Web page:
Mounjaro weight loss: How tirzepatide helps you lose weight

Mounjaro weight loss: How tirzepatide helps you lose weight

Mounjaro (tirzepatide) is FDA-approved to treat type 2 diabetes—and it shows exciting promise for helping people with weight. Here’s how it works.

The Found Team
June 3, 2022
5 min read
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If you’re considering medication for your weight loss journey, you and your health care provider will work together to assess your unique needs and select a drug that appropriately addresses them. As you may know, several medications on the market today are either approved by the U.S. Food and Drug Administration (FDA)  for treating obesity and excess weight or prescribed off-label for weight management

Among them is Mounjaro® (tirzepatide), an FDA-approved brand-name medication for treating type 2 diabetes. In May 2022, the U.S. Food and Drug Administration (FDA) approved Mounjaro for treating type 2 diabetes. Health care providers have since been prescribing Mounjaro off-label for weight management.

Tirzepatide is so effective—and there’s such a recognized need for more medications to treat obesity—that the FDA put it on the fast track for approval. And in early November 2023, that approval came: tirzepatide, to be sold under the brand name Zepbound,™ became only the seventh drug approved for chronic weight management in the U.S. Both Zepbound and Mounjaro are manufactured by Eli Lilly.

But is Mounjaro the right medication for your weight loss needs? Found’s doctor-designed weight loss program leverages MetabolicPrint,™ a proprietary metabolic health assessment engine, and clinicians specialized in obesity medicine to find the right medication for you. We’ve gathered the information you’ll need to know on Mounjaro here, so let’s get into it.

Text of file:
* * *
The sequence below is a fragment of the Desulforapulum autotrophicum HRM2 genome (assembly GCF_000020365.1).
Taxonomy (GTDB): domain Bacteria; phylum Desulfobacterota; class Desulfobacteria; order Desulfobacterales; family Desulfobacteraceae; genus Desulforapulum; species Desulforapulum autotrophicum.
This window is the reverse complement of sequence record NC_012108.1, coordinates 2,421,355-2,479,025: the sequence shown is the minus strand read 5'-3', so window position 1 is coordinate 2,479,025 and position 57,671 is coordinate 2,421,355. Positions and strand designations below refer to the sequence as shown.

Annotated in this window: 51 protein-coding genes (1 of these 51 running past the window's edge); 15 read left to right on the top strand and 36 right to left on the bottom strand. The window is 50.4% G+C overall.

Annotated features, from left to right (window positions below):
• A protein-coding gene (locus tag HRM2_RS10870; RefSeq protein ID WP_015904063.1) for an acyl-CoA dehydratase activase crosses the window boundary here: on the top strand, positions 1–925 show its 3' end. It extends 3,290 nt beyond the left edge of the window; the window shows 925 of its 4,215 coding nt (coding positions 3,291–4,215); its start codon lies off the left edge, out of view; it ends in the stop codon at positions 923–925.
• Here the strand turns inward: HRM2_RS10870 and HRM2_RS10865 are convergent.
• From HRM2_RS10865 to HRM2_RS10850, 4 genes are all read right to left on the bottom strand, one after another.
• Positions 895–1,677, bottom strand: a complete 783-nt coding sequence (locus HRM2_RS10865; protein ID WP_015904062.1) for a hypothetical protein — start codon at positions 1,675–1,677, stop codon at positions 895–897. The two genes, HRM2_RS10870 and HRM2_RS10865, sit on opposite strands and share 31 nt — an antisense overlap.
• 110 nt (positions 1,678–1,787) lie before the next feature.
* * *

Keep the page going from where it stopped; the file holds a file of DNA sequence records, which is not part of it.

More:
What is Mounjaro?

A few important highlights you should know about Mounjaro (tirzepatide) are:

  • The U.S.-based pharmaceutical company Eli Lilly manufactures Mounjaro.
  • It’s a once-weekly injectable medication
  • It is the first and only dual-targeted treatment with a glucose-dependent insulinotropic polypeptide (GIP) receptor agonist and glucagon-like peptide-1  (GLP-1) receptor agonist for adults with type 2 diabetes.

Why is this combination interesting? GLP-1 medications, such as Ozempic® or Wegovy,® manufactured by Lilly’s competitor Novo Nordisk, have gained popularity for their efficacy in helping some lose weight. However, the combination of GIP and GLP-1 receptor agonists may have additional benefits.

In an April 2022 news release, Eli Lilly explained why this dual mechanism is so important. The release explained that the GIP hormone receptor agonist complements the GLP-1 hormone receptor agonist in a novel way. According to Lilly, GIP has been shown to decrease food intake and increase energy expenditure, resulting in weight reductions, and when combined with a GLP-1 receptor agonist, may result in greater effects on markers of metabolic dysregulation such as body weight, glucose, and lipids. This means the two incretin hormone agonists work together to help weight loss by regulating blood glucose levels and appetite, aiding body fat reduction.

But what are incretin hormones? After eating, your gut naturally releases incretin hormones—the two main ones are GIP and GLP-1. These hormones help regulate the insulin the pancreas releases to keep blood sugar levels under control effectively. More than that, the GLP-1 incretin hormone helps gastric (or stomach) emptying happen more slowly, causing you to feel fuller longer.